Attention Couples: We reviewed wedding registry websites, and our favorite one was...
Published: Tuesday, Feb. 5th, 2019
After deciding to get married, the second most important decision is: who will be the officiant (in our humble opinion). But once that’s out of the way, there are other important decisions to make - like where to host your wedding website.
After you announce your wedding date, your guests will probably have a million questions.
But, you’ve got said wedding to plan.
You don’t want to spend hours answering questions about what to wear, when to show up, how to RSV, etc. from a hundred different guests - potentially coming from different places, near and far. Plus, it’s 2019. We’re getting all our other information from our phones and computers, so why not wedding details?...(continued)
AMM and IAPWO Announce Partnership to Promote Best Practices for Officiants
Published: Monday, Feb. 4th, 2019
Below is a press release that that we are very excited about, and that will make American Weddings an even more valuable resource for our readers! We are huge fans of Laura Cannon and the other wedding officiants at the International Association of Professional Wedding Officiants, and this is the beginning of what we know will be a long and important partnership. Stay tuned!
Who Actually Writes the Wedding Ceremony?
Published: Monday, Jan. 28th, 2019
...the Officiant? The Bride? The Groom? Siri?
Short answer: it depends. There’s no right or wrong answer when it comes to who should write the wedding ceremony. Every couple, and every situation, every ceremony, is different. Since we’re particularly close to the officiating side of the wedding world, we used to assume that the ceremony was almost always written by the friend or family member who was being asked to perform the ceremony -- the officiant! However, what we have found over the years is that the couple often wants to write their own ceremony.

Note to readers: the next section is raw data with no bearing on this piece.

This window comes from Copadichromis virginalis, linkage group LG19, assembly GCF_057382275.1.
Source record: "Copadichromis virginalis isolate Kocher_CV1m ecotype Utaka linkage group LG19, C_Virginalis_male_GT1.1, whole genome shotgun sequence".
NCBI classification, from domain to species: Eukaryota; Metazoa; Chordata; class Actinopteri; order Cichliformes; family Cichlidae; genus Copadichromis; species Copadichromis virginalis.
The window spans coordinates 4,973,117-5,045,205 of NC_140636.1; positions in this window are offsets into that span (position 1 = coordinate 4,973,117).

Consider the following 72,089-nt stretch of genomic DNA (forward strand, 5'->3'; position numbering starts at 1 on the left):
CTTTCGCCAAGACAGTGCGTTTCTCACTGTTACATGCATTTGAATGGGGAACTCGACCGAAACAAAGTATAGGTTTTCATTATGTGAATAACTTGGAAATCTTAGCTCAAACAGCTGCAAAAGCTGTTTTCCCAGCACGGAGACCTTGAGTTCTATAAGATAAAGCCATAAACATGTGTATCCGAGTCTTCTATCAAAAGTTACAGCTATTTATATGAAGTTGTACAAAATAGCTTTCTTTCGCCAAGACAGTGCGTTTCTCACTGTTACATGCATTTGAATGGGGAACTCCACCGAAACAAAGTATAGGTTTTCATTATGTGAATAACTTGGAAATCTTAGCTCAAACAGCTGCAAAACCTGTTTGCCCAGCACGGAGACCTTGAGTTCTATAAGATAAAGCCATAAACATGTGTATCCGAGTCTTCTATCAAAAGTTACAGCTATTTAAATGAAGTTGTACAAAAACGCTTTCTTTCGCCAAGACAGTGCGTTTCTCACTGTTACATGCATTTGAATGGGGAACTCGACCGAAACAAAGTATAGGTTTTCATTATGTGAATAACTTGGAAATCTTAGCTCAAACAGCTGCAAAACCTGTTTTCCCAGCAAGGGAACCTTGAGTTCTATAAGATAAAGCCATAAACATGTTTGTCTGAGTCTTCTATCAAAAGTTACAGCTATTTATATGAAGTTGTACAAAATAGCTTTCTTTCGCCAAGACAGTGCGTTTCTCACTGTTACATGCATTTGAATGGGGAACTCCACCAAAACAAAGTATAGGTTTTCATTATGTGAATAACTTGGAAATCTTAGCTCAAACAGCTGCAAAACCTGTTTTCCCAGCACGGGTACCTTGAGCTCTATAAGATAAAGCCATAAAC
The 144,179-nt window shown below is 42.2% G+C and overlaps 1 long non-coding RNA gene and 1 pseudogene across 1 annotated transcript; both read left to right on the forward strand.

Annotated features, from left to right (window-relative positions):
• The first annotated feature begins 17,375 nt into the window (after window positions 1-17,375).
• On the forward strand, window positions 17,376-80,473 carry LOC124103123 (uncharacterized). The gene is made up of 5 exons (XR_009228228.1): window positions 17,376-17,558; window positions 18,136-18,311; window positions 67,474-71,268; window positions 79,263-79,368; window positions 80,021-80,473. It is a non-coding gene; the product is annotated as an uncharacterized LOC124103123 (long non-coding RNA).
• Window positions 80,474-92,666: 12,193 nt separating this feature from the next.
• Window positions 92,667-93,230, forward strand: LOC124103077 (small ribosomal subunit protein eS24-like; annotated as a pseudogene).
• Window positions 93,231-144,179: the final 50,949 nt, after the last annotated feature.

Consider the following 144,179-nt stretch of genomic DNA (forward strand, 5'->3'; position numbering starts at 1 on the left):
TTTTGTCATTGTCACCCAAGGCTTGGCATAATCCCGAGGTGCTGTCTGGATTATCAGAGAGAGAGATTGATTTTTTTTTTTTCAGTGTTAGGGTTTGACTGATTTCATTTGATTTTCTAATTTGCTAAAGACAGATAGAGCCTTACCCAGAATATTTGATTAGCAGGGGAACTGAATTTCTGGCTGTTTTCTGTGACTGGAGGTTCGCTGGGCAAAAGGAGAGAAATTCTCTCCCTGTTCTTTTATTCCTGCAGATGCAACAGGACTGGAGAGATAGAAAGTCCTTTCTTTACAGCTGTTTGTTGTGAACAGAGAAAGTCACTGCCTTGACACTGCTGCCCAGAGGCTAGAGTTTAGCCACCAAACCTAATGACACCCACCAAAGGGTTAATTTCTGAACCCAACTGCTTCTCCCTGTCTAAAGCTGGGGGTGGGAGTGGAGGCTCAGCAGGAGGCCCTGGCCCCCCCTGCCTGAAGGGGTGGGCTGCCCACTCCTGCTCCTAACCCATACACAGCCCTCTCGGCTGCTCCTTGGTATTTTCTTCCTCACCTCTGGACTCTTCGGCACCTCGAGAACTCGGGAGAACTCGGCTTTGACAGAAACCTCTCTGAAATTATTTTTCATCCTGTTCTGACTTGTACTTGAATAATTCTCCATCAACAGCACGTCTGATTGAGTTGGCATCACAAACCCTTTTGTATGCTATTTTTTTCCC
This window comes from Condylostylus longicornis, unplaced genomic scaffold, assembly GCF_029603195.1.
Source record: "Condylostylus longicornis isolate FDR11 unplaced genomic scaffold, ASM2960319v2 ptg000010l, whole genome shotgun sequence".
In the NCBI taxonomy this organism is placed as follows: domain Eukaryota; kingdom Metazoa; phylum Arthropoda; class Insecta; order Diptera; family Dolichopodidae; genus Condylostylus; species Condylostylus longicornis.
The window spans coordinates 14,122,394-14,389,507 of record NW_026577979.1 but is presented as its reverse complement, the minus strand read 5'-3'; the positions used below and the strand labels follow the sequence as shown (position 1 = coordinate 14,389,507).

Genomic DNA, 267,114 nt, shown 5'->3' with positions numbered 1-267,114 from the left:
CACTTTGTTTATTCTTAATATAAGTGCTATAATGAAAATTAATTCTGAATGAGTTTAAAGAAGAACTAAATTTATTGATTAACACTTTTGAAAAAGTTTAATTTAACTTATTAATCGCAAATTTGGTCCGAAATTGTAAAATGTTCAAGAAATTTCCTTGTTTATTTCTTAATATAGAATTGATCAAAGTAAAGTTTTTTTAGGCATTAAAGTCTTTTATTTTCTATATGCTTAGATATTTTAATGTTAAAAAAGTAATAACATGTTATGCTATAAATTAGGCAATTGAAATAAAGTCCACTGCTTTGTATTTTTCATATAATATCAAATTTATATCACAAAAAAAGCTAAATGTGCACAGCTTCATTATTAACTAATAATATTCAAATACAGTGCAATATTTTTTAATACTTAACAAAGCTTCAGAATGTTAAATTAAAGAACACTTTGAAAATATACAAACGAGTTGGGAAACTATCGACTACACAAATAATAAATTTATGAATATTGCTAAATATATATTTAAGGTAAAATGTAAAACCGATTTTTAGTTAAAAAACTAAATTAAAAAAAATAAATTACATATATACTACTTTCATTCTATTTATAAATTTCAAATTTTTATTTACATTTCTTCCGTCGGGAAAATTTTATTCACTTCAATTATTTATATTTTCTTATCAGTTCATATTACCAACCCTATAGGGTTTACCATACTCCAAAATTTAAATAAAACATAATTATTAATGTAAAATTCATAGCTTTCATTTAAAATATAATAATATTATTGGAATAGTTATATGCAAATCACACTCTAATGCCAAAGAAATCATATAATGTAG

That said, it’s still worth pointing out a few things to help you decide who picks up the pen and who delivers the ceremony. Even if the officiant is going to write the wedding ceremony, it will make their life easier (and the ceremony better) if the the couple is involved in the ceremony creation process. ...(continued)
How to Include Family and Friends in your Wedding Ceremony
Published: Tuesday, Jan. 22nd, 2019
When it comes time to plan the wedding ceremony, couples often want to include their family, friends, and in some cases, their guests in the ceremony. Weddings are a communal event, and we want the shared experience to remain in the memories of our guests, long after the wedding is over and our loved ones have parted ways.
Here’s some ideas to help you include as many friends and family as possible in your big day!
The Family and Friends Blessing: The family and friends blessing is a small piece (reading) in which the officiant explains the importance of family and friends. After the reading, the officiant asks the guests whether they will support the couple as they begin this new chapter of their lives. It’s similar to the end of aisle question, but it’s answered in unison, allowing all guests to feel like they’re a significant part of the ceremony.
It’s a nice day for a… dry wedding: How one couple did it, and why it might be right for you
Published: Monday, Jan. 21st, 2019
Of all the big decisions a couple must make when planning their wedding, one of the most difficult is whether or not to have an alcohol free, or “dry” wedding. There are many reason that couples might choose to have an alcohol free wedding, from religious prohibitions to a history of alcoholism in the family, to medical reasons.
Sometimes the couple just doesn’t drink and they don’t feel like paying for that open bar.
Remember, it’s your wedding, so celebrate it your way. And just because the booze isn’t flowing doesn’t mean that your wedding has to be boring. In fact, dry weddings can be downright exciting!
We reached out to some couples who’ve had positive experiences with planning their dry weddings, to see how they did it, and what their experiences were like.
Emily and Aaron O'Neill's decided to have a dry recept...(continued)